Random thoughts on the doctrine of consideration from my drive to work
Theorists of contract law have generally assumed that one of the more important questions that they ought to answer is “What promises should the law enforce?” After all, no society makes all promises legally enforceable. We wouldn’t want people to be able to sue over a broken promise to do lunch would we? The result is the doctrine of consideration, a conceptual muddle that delights law professors, confuses first year law students, and — as near as I can tell — makes little or no difference in actual practice. I wonder, however, if the whole thing isn’t a solution to a pseudo-problem.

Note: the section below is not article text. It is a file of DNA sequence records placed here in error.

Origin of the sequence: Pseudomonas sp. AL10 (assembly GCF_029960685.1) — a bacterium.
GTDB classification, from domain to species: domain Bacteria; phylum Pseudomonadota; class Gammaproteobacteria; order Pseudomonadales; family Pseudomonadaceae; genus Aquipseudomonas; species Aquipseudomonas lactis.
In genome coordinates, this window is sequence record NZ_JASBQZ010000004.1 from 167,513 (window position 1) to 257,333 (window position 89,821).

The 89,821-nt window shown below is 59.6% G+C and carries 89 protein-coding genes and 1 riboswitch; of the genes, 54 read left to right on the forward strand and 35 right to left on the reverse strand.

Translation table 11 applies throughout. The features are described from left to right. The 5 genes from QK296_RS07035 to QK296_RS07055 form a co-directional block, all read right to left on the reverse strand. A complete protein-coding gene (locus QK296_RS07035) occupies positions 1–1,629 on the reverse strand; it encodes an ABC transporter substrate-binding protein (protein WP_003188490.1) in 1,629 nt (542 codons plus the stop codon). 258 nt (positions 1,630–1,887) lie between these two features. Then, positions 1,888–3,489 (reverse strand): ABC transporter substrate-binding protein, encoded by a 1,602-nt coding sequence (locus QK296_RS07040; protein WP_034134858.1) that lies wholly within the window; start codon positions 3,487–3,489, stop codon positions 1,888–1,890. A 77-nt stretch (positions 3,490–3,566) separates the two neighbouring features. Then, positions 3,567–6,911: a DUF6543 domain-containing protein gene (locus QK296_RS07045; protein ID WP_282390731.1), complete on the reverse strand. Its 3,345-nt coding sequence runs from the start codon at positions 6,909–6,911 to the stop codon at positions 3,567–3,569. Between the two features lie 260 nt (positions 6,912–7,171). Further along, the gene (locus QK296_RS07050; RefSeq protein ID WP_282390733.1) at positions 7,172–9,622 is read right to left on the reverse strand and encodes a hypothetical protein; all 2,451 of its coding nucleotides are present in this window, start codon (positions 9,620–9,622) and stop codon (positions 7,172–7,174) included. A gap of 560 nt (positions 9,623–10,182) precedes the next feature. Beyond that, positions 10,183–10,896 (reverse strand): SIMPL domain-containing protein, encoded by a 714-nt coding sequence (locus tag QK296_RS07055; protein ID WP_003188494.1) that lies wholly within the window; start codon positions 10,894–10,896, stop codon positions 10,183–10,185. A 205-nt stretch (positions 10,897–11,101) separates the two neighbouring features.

Take the promise to do lunch. We wouldn’t want people to sue over such a trivial thing, so we need some doctrine by which the lunch promise isn’t legally enforceable. But why, I ask. As it happens, a sufficiently imaginative lawyer and a Cardozo-esque judge could probably find consideration on the promise to do lunch. And yet there is very little litigation on the subject. Why? The answer is pretty obvious: lawsuits are expensive and the damage suffered by the disappointed promisee in this hypo is trivial. It doesn’t pay to sue. The obvious answer, however, has a potentially important implication for contracts, namely that the cost of litigation rather than the doctrine of consideration is the real keeper of the gate between “legal” promises and trivial promises with which the law is unconcerned. If that is the case, however, then perhaps we needn’t ask the question “What promises should the law enforce?” at all. Just say that any promise that is sufficiently definite may be sued upon. The result will not be a flood of litigation. To see why, consider the tort of battery. I am constantly subjected to un-consented-to touching when I jostle folks on the side walk. (Or at least I was before I moved to a town with more geese than people.) Yet the court system is not awash in battery cases. And so, it seems to me, it could be for promises.